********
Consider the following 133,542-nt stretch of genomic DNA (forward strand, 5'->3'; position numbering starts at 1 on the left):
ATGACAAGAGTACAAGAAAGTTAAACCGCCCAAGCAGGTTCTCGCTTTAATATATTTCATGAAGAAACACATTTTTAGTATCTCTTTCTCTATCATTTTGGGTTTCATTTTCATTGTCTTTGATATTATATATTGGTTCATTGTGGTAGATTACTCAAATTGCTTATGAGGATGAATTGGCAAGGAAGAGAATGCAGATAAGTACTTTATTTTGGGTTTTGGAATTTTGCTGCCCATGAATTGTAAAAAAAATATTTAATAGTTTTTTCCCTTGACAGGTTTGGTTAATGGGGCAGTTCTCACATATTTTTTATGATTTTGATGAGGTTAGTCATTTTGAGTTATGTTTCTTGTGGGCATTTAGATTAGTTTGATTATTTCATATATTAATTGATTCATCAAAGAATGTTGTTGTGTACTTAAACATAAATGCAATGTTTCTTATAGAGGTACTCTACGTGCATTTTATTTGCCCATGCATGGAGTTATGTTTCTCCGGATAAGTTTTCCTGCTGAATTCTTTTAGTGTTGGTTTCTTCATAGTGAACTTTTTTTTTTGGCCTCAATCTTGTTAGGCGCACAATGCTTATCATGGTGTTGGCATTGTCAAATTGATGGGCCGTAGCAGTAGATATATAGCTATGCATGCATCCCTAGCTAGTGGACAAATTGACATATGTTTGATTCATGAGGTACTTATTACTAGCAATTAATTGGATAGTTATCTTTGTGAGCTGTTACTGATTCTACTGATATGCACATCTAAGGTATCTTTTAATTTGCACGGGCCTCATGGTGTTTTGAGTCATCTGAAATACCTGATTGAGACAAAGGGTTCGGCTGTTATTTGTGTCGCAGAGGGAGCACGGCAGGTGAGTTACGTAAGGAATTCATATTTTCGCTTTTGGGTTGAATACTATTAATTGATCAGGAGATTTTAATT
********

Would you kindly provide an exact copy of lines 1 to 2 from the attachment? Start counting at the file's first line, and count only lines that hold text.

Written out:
Consider the following 133,542-nt stretch of genomic DNA (forward strand, 5'->3'; position numbering starts at 1 on the left):
ATGACAAGAGTACAAGAAAGTTAAACCGCCCAAGCAGGTTCTCGCTTTAATATATTTCATGAAGAAACACATTTTTAGTATCTCTTTCTCTATCATTTTGGGTTTCATTTTCATTGTCTTTGATATTATATATTGGTTCATTGTGGTAGATTACTCAAATTGCTTATGAGGATGAATTGGCAAGGAAGAGAATGCAGATAAGTACTTTATTTTGGGTTTTGGAATTTTGCTGCCCATGAATTGTAAAAAAAATATTTAATAGTTTTTTCCCTTGACAGGTTTGGTTAATGGGGCAGTTCTCACATATTTTTTATGATTTTGATGAGGTTAGTCATTTTGAGTTATGTTTCTTGTGGGCATTTAGATTAGTTTGATTATTTCATATATTAATTGATTCATCAAAGAATGTTGTTGTGTACTTAAACATAAATGCAATGTTTCTTATAGAGGTACTCTACGTGCATTTTATTTGCCCATGCATGGAGTTATGTTTCTCCGGATAAGTTTTCCTGCTGAATTCTTTTAGTGTTGGTTTCTTCATAGTGAACTTTTTTTTTTGGCCTCAATCTTGTTAGGCGCACAATGCTTATCATGGTGTTGGCATTGTCAAATTGATGGGCCGTAGCAGTAGATATATAGCTATGCATGCATCCCTAGCTAGTGGACAAATTGACATATGTTTGATTCATGAGGTACTTATTACTAGCAATTAATTGGATAGTTATCTTTGTGAGCTGTTACTGATTCTACTGATATGCACATCTAAGGTATCTTTTAATTTGCACGGGCCTCATGGTGTTTTGAGTCATCTGAAATACCTGATTGAGACAAAGGGTTCGGCTGTTATTTGTGTCGCAGAGGGAGCACGGCAGGTGAGTTACGTAAGGAATTCATATTTTCGCTTTTGGGTTGAATACTATTAATTGATCAGGAGATTTTAATT